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Democratic socialism and sectarianism
Author: Aaron Edwards

This is a definitive history of the Northern Ireland Labour Party (NILP), a unique political force that drew its support from Protestants and Catholics and became electorally viable despite deep-seated ethnic, religious and national divisions. Formed in 1924 and disbanded in 1987, it succeeded in returning several of its members to the locally based Northern Ireland parliament in 1925–29 and 1958–72, and polled some 100,000 votes in the 1964 and 1970 British general elections. Despite its political successes, the NILP's significance has been downplayed by historians, partly because of the lack of empirical evidence and partly to reinforce the simplistic view of Northern Ireland as the site of the most protracted sectarian conflict in modern Europe. The book brings together archival sources and the oral testimonies of the NILP's former members to explain the enigma of an extraordinary political party operating in extraordinary circumstances. It situates the NILP's successes and failures in a broad historical framework, providing the reader with a balanced account of twentieth-century Northern Irish political history.

The politics of Britain’s small wars since 1945
Author: Aaron Edwards

Britain is often revered for its extensive experience of waging ‘small wars’. Its long imperial history is littered with high profile counter-insurgency campaigns, thus marking it out as the world's most seasoned practitioners of this type of warfare. Britain's ‘small wars’ ranged from fighting Communist insurgents in the bamboo-laden Malayan jungle, marauding Mau Mau gangs in Kenyan game reserves, Irish republican terrorists in the back alleys and rural hamlets of Northern Ireland, and Taliban fighters in Afghanistan's Helmand province. This is the first book to detail the tactical and operational dynamics of Britain's small wars, arguing that the military's use of force was more heavily constrained by wider strategic and political considerations than previously admitted. Outlining the civil-military strategy followed by the British in Palestine, Malaya, Kenya, Cyprus, Aden, Northern Ireland, Iraq and Afghanistan, Defending the Realm argues that Britain's small wars have been shaped by a relative decline in British power, amidst dramatic fluctuations in the international system, just as much as the actions of military commanders and civilian officials ‘on the spot’ or those formulating government policy in London. Written from a theoretically-informed perspective, grounded in rich archival sources, oral testimonies and a reappraisal of the literature on counter-insurgency and counter-terrorism, Defending the Realm is the definitive account of the politics of Britain's small wars. It will be of interest to political scientists and historians, as well as scholars, students, soldiers and politicians who wish to gain a more critically informed perspective of the political trappings of war.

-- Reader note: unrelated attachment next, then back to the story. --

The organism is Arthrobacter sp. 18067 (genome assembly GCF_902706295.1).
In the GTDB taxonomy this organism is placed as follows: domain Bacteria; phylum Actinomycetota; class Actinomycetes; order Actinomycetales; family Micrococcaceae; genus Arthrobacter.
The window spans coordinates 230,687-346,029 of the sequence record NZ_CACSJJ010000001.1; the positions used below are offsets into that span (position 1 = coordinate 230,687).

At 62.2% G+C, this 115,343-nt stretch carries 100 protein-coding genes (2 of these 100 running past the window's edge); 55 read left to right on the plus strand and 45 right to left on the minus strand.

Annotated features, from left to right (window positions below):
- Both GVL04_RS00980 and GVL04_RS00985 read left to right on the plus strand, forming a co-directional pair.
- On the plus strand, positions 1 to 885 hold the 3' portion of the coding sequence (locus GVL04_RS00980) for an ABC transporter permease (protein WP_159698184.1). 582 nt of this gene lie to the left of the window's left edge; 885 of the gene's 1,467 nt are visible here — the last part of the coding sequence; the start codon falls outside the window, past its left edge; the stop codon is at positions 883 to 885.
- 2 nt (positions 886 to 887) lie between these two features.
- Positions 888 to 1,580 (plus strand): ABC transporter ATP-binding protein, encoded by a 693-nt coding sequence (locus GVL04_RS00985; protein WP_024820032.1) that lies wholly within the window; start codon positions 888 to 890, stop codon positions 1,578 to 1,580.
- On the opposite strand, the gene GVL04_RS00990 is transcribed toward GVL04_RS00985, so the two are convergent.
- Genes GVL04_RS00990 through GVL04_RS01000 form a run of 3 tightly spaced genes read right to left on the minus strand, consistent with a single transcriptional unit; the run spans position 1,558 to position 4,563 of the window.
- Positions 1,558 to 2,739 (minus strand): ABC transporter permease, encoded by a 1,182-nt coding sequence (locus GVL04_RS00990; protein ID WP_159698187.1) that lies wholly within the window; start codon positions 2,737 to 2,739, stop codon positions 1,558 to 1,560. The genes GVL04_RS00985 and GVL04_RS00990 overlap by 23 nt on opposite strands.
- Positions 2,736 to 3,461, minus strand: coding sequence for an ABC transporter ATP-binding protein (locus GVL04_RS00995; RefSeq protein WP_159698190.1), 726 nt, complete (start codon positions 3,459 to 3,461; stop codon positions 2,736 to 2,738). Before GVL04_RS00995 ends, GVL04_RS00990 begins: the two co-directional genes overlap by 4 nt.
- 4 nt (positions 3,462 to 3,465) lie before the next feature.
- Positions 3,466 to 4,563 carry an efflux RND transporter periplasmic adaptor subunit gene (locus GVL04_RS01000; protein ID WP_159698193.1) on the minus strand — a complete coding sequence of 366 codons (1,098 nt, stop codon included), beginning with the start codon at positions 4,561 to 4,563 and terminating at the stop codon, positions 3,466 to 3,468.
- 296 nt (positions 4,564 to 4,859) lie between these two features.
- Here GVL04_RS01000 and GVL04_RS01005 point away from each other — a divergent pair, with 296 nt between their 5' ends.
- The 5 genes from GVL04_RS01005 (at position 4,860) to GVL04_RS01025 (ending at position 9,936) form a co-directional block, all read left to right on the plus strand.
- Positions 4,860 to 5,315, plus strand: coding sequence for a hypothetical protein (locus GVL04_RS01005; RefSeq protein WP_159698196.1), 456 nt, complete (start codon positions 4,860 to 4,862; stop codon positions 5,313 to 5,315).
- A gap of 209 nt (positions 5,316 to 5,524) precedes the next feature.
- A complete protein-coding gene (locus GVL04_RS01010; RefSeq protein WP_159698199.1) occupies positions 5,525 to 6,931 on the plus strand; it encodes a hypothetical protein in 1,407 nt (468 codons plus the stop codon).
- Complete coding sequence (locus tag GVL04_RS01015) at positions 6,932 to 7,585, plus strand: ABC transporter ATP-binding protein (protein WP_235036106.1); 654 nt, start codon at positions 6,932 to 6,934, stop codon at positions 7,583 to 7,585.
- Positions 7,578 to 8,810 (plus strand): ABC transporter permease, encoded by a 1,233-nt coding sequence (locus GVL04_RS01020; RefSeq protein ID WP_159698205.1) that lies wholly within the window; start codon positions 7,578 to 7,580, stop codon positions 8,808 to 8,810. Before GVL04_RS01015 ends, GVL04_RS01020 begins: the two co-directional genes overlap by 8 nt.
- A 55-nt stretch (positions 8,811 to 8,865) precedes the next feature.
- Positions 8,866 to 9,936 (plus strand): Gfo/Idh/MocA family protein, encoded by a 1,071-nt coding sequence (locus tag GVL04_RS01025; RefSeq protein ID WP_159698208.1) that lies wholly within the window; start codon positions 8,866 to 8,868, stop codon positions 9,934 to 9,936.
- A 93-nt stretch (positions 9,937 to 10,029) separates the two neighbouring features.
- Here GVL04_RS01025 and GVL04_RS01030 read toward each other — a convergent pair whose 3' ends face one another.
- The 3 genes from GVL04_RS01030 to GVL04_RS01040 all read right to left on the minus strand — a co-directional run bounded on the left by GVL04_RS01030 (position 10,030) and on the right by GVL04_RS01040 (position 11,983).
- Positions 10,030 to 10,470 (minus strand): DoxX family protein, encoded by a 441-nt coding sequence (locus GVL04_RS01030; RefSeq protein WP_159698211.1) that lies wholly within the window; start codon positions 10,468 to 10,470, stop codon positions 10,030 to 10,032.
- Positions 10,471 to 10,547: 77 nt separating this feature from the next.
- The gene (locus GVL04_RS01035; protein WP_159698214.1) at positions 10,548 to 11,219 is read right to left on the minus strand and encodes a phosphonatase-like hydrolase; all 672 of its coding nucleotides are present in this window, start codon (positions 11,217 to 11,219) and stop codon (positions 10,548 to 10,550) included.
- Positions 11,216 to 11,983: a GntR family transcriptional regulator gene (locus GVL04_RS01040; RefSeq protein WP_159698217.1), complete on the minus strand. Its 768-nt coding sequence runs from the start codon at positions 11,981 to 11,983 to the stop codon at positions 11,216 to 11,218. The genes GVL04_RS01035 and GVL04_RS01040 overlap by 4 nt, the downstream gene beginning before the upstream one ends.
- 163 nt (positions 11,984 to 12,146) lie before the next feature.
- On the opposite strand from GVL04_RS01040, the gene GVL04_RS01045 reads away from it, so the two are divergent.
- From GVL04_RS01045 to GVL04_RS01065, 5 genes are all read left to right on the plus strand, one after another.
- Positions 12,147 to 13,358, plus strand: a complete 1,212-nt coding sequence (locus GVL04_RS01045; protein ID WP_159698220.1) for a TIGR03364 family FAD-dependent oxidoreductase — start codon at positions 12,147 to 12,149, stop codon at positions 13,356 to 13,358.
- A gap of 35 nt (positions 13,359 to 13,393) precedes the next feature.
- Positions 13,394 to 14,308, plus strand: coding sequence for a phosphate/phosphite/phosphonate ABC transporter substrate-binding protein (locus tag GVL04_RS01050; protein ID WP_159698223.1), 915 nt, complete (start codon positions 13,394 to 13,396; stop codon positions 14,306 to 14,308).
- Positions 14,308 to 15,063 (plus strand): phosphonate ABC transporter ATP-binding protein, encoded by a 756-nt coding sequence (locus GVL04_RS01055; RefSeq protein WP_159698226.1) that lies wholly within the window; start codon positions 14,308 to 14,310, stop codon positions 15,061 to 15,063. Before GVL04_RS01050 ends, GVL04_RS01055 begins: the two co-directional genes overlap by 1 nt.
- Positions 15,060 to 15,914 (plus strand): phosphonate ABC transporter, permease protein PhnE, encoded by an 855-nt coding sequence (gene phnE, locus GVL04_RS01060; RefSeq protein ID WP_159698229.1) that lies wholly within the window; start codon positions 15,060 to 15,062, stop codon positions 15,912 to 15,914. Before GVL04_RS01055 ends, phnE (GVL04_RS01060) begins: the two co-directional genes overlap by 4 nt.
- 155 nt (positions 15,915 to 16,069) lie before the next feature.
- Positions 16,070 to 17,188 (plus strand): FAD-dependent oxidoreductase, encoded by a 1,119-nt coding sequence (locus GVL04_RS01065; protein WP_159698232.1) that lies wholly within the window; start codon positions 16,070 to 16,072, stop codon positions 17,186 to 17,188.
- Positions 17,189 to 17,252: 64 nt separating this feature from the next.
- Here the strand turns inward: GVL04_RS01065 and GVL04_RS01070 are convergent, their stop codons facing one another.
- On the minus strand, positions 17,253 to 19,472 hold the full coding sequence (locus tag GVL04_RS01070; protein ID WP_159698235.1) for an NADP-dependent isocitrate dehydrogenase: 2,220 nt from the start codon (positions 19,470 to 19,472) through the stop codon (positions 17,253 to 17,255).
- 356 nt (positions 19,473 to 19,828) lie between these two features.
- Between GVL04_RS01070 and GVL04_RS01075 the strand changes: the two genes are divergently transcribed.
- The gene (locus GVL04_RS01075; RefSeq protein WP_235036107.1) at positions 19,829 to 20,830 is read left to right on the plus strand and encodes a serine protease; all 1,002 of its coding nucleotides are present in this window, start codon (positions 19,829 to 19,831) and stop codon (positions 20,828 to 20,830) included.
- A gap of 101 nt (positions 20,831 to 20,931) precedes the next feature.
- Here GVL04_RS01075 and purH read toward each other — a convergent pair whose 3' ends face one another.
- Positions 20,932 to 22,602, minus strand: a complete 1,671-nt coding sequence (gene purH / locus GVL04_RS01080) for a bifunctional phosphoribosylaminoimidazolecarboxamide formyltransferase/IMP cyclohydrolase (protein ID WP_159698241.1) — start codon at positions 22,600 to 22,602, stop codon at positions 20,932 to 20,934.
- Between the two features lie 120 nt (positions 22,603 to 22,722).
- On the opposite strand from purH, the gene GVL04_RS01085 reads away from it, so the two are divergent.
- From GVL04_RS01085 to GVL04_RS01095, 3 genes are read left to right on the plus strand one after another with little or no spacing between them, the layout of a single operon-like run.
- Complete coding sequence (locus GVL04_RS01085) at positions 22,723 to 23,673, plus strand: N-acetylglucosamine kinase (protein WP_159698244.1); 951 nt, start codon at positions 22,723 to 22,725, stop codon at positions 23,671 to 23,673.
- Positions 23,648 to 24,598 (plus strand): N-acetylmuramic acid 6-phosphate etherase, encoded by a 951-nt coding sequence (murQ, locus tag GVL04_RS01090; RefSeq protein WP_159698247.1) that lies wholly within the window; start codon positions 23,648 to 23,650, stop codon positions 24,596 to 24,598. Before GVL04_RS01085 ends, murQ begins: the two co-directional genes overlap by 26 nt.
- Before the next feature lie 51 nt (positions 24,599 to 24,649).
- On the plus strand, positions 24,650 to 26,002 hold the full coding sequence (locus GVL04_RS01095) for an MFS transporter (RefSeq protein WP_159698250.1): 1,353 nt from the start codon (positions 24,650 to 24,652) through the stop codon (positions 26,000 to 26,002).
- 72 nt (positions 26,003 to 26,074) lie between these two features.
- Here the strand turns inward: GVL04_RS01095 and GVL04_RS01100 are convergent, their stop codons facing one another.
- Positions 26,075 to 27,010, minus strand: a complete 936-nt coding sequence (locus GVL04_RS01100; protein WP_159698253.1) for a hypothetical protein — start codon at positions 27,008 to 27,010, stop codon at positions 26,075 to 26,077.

Aaron Edwards

The Northern Ireland Labour Party (NILP) argued that although ‘Partition cannot be ended without the consent of the majority of people of Northern Ireland’ a radical alternative to internment was still badly needed. One important point to make about the NILP's submissions to the newly formed Northern Ireland Office (NIO) was that these included content dealing with social justice, which the other parties had neglected to put forward. The Ulster Workers' Council (UWC) strike united Protestant politicians and paramilitaries in opposition against the new power-sharing government. The NILP opposed strike action but was powerless to stop the popular mobilisation of workers in the key industries. Reverend John Stewart's peace-making activities serve as a stark reminder that there were NILP members prepared to take risks for peace. By the mid-1970s the NILP was left with few committed friends in the British Labour Party.

in A history of the Northern Ireland Labour Party
Aaron Edwards

Labour was greatly facilitated in its bid to direct public attention away from the border issue by Nationalist indifference towards the IRA's campaign. The Parliamentary Labour Party (PLP) was recognised as Her Majesty's Official Opposition. The conduct of the Unionist government administration in its fight against the IRA caused a major headache for British political parties. Northern Ireland's poor socio-economic prospects suffocated the unique qualities of homegrown talent. Terence O'Neill's liberalism sought to steer a middle course between the right of his party and the left of the NILP. The NILP's failure to secure any parliamentary representation at the 1964 Westminster Election only sapped at Tom Boyd's political energy. The full extent of Labour's disastrous performance was not appreciated until six months later when Sam Napier submitted his audit to the Executive Committee (EC). It then became clear that the Protestant working class was undergoing fluctuations of a sectarian nature.

in A history of the Northern Ireland Labour Party
Aaron Edwards